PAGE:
Advertisement

Coronavirus: Saskatchewan golf courses will have new rules when they open

Click to play video 'Coronavirus: Golf courses will have new rules when they open in Saskatchewan' Coronavirus: Golf courses will have new rules when they open in Saskatchewan
WATCH: Other provinces will have their eyes on Saskatchewan as golf courses prepare to open on May 15 – Apr 28, 2020

Editor’s comment: This story has been updated to reflect changes made by the Saskatchewan government to its golf course guidelines in its reopening plan.

Golfing will be a little bit different when courses in Saskatchewan are allowed to open starting May 15.

When the Saskatchewan government rolled out its five-phase reopening plan from the novel coronavirus on April 24, golf was deemed a low-risk outdoor activity and was included in the first phase.

READ MORE: Saskatchewan to start reopening from the coronavirus pandemic on May 4

“We’ve got strategies to handle all of our starting points in terms of having employees in place to remind everyone of the new rules and then we are actually going to have our on-course ambassadors in place and enforce the regulations,” said Ron Erikson, general manager of The Willows Golf and Country Club in Saskatoon.

Story continues below advertisement

“There’s going to be zero tolerance.”

Precautionary measures were brought in by the province that all courses must follow in order to reopen.

Tee times, which originally had to be 20 minutes apart, can now be 12 minutes apart. Officials said this is to avoid congestion on the course.

Flags must remain in the hole. The original guideline stated cups had to be raised so that balls didn’t have to be retrieved. This has since been updated to include two other measures: levelling the cup or installing a touch-free ball removal mechanism.

Golf Canada says this will not affect handicaps.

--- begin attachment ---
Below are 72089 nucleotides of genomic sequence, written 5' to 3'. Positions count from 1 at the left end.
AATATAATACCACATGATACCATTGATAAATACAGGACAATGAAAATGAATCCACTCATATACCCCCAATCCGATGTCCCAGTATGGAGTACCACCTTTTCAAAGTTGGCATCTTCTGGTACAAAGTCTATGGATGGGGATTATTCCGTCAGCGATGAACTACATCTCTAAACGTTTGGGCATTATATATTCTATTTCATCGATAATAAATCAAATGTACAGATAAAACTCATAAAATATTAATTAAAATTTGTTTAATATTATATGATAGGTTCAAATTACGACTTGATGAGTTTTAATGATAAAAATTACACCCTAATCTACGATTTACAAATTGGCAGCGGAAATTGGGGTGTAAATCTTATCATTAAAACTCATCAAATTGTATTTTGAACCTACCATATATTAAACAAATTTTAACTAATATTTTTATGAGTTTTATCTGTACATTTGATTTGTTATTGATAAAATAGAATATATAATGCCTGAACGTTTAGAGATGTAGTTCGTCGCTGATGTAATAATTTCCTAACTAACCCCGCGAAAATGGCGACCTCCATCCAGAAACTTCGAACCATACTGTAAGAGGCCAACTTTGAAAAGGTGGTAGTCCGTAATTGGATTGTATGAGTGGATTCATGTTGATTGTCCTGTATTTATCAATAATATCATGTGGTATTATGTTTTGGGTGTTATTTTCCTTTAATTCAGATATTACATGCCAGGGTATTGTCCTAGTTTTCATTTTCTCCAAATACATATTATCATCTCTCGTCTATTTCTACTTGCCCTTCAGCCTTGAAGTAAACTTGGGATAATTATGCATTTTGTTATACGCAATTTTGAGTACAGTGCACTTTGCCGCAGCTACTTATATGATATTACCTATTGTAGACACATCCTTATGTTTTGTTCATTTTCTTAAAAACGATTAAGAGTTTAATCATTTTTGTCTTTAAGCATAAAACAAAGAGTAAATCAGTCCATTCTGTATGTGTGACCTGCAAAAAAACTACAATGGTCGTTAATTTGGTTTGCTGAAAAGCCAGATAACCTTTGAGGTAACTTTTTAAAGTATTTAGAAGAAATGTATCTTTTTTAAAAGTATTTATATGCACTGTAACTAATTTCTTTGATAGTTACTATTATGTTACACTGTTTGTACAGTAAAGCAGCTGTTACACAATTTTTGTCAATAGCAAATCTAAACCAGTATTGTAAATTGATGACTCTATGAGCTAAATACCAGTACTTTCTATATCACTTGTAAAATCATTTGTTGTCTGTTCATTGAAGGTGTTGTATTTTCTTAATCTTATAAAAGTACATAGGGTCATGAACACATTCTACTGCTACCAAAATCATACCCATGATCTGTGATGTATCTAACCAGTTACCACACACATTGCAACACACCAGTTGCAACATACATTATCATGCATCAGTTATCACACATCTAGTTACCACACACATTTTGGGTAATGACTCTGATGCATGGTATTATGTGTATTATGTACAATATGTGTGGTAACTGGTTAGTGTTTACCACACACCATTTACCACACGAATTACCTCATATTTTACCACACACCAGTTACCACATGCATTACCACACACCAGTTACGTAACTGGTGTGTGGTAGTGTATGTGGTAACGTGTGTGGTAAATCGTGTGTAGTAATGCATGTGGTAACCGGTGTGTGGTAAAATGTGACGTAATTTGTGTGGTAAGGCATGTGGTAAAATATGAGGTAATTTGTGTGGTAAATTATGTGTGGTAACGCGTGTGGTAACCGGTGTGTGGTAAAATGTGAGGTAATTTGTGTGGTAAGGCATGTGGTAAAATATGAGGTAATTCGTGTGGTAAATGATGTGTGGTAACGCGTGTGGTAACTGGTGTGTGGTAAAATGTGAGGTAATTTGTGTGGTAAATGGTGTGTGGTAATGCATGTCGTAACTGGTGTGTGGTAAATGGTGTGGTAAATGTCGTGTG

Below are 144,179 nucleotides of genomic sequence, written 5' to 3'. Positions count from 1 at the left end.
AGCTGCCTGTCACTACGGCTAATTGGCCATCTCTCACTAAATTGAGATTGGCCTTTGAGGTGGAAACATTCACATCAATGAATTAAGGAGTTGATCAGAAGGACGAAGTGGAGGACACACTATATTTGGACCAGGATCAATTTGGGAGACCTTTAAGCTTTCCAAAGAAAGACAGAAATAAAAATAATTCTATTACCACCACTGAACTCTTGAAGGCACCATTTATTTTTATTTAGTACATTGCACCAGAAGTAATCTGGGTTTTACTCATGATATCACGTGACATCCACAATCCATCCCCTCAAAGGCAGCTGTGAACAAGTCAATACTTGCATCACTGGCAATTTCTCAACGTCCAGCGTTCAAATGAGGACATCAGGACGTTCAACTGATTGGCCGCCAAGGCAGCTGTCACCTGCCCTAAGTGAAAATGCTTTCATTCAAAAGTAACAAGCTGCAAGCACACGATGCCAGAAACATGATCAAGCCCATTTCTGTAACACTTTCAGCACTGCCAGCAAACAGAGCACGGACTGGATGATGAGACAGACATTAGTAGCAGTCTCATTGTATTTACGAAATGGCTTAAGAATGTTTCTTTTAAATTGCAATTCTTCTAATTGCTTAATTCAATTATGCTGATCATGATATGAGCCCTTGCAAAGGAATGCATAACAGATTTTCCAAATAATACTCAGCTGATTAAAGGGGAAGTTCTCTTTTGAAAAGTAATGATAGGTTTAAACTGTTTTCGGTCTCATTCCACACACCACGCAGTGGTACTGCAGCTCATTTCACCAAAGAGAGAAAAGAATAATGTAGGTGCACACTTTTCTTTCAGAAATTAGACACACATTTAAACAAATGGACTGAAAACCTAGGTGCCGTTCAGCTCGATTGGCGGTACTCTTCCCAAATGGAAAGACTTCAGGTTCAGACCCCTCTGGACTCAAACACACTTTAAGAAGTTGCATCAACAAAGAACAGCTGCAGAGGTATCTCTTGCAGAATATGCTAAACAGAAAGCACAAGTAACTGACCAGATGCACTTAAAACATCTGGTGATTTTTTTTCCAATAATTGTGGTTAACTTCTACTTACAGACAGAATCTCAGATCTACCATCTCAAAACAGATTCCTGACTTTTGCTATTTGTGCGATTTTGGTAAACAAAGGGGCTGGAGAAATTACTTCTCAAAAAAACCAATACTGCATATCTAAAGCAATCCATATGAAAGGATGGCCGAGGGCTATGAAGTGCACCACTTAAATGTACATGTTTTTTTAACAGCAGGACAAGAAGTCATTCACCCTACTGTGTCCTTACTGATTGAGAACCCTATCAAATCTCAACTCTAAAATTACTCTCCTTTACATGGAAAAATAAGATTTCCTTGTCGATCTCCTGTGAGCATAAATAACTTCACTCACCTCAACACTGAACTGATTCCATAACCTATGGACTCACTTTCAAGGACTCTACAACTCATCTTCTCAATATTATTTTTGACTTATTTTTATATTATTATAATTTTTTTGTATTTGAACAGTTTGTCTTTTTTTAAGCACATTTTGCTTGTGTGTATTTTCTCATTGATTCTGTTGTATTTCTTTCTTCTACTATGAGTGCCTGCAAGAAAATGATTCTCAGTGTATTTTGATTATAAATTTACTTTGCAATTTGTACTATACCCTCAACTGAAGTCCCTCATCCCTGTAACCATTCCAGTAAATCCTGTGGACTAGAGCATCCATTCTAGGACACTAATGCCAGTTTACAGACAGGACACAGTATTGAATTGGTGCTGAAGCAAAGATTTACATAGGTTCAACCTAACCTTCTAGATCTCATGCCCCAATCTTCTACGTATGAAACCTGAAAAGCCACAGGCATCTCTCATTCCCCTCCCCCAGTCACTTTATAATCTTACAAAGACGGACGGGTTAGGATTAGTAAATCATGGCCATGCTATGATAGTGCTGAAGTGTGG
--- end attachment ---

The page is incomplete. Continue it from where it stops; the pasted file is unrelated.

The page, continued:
“A round played under these conditions will result in an acceptable score for handicap purposes using the most likely score guidelines,” states a post to Golf Canada’s website.

“When using most likely score, the player should consider the number of strokes most likely required to complete the hole and determine whether the ball would have been holed or not. Most likely score is at the player’s best judgment and should not be used to gain an unfair advantage.”

READ MORE: Warm weather in Saskatchewan doesn’t mean easing up on social distancing

Story continues below advertisement

Other changes include no rakes around bunkers, no benches, no ball washers, and only allowing one person per golf cart unless they are from the same residence.

Driving ranges and practice greens, which had to remain closed under the initial plan, can now reopen if physical distancing can be maintained.

Range balls must be cleaned and disinfected between uses, while cups on practice greens must follow the same guidelines as those on the course.

Another change is the use of pull carts and club rentals. Both are now allowed as long as they are extensively cleaned and disinfected after each use by a customer.

“There is going to be a lot more observance and I think that is on us as an industry to have that control so that it’s a not a free-for-all and not a situation where it can be traced back that the golf industry was a bunch of bad actors,” Erikson said.

“You can play with others, or you can play by yourself,” said Golf Saskatchewan executive director Brian Lee.

“Whether you are playing with proper rules or just out for a walk, it can be done and the government has provided that it can be done in a safe manner under the COVID-19 pandemic times.”

Story continues below advertisement

Erikson said that it’s important for golf courses across the province to get it right.

“Underlying all of it is the fact that we have to be good stewards of the process so they don’t have to hit the red button again and we have to go back to sticking in our houses,” Erikson said.

“That would be not good.”

One other change to the guidelines allows pro shops to open to the public on May 19, but clubhouses must remain closed with the exception of pro shops and washrooms.

Advertisement

Sponsored content